Childhood whooping cough vaccines protect most children for at least five years.
The results from a recent large study show that diphtheria‐tetanus‐acellular pertussis (DTaP) vaccines do a very good job of protecting 4 through 10 year old children from pertussis, or whooping cough. Overall effectiveness of the vaccine was measured at 88.7 percent, which is similar to the levels found in clinical trials done before the vaccines were licensed.
The results were presented at the 49th Annual Meeting of the Infectious Diseases Society of America in Boston, by CDC epidemiologist Lara Misegades, Ph.D. The study also found that vaccine effectiveness was 98.1 percent among children who received their fifth DTaP dose within the past year. For each year after this, there was a modest decrease in protection. The report showed that by the time children were five or more years past their last DTaP dose, long‐term effectiveness had fallen to 71.2 percent. CDC researchers expected that protection would fade over time, but before now did not have concrete estimates on long‐term duration of protection. The study also determined that children who never received any doses of DTaP vaccine faced odds of having whooping cough at least eight times higher than children who received all five doses of the vaccine.
"Our study was carefully designed to evaluate waning immunity, and the case‐control methodology allowed us to directly estimate vaccine effectiveness," Misegades said. "The results reassure us that DTaP is working and reinforce the need for a booster dose of Tdap at 11 or 12 years of age." In collaboration with the California Department of Public Health, CDC reviewed medical records of more than 4,000 children from 15 California counties during the state's 2010 whooping cough epidemic and reviewed these medical records with personal visits to more than 250 medical practices to read through each chart. The final analysis included more than 600 children with whooping cough and more than 2,000 children without infection in a comparison group.
Whooping cough is a serious and highly contagious respiratory disease that can cause long, violent coughing fits and the characteristic "whooping" sound when a person gasps for air. It takes a toll on anyone, but for infants it can be deadly. In 2010, 27,550 cases of whooping cough were reported nationally with 27 deaths - 25 of which were infants. Worldwide, there are 30‐50 million cases of whooping cough per year resulting in about 300,000 deaths.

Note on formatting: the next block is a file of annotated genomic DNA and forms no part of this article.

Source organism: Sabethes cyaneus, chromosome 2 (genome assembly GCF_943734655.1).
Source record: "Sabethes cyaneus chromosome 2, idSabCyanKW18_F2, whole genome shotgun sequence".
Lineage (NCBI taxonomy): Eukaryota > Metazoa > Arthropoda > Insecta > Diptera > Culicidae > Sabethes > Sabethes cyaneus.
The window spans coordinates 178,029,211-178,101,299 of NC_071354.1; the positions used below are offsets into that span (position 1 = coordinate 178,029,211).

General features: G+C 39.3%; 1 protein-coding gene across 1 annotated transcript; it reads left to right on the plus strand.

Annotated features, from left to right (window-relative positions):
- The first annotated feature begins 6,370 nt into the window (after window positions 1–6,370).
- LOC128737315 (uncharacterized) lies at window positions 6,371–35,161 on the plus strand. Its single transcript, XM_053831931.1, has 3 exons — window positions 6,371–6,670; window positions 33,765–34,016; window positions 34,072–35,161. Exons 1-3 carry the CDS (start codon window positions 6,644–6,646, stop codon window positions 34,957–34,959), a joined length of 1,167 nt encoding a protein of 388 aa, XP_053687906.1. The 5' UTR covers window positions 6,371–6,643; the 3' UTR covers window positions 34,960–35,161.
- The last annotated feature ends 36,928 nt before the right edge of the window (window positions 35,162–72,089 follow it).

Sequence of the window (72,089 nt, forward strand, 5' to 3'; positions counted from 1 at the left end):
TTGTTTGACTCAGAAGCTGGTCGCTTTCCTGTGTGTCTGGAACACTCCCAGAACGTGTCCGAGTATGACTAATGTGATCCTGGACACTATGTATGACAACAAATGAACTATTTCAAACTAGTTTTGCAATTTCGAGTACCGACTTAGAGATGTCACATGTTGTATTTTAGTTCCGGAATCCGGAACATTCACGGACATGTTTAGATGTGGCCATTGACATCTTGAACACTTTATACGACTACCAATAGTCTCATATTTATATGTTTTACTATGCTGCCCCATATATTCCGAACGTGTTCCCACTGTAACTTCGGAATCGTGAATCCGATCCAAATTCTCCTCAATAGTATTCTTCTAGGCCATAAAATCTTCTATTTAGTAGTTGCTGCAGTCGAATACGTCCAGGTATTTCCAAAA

CDC officials stress that vaccines are the best way to prevent whooping cough. In addition, people who do catch whooping cough after being vaccinated are much less likely to be hospitalized or die from the disease. Because of the vaccines, the United States no longer sees 200,000 cases of whooping cough each year.
"Vaccines are our best protection against whooping cough, and they protect us well against severe and fatal disease," said Misegades. CDC recommends that infants and children get DTaP vaccine at 2 months, 4 months, 6 months, and 15 through 18 months of age. A booster of DTaP is given at 4 through 6 years of age. Because protection from DTaP fades over time, CDC recommends another dose of whooping cough vaccine, known as Tdap, for adolescents - ideally at 11 or 12 years - and adults.
Adults who did not receive Tdap as preteens should get one dose now. By protecting themselves, older children and adults can form a "cocoon of protection" around the babies in their lives that may be too young to be fully protected by DTaP vaccine.
To learn more, visit CDC's pertussis Web site at http://www.cdc.gov/pertussis/or call 800‐CDC‐INFO.
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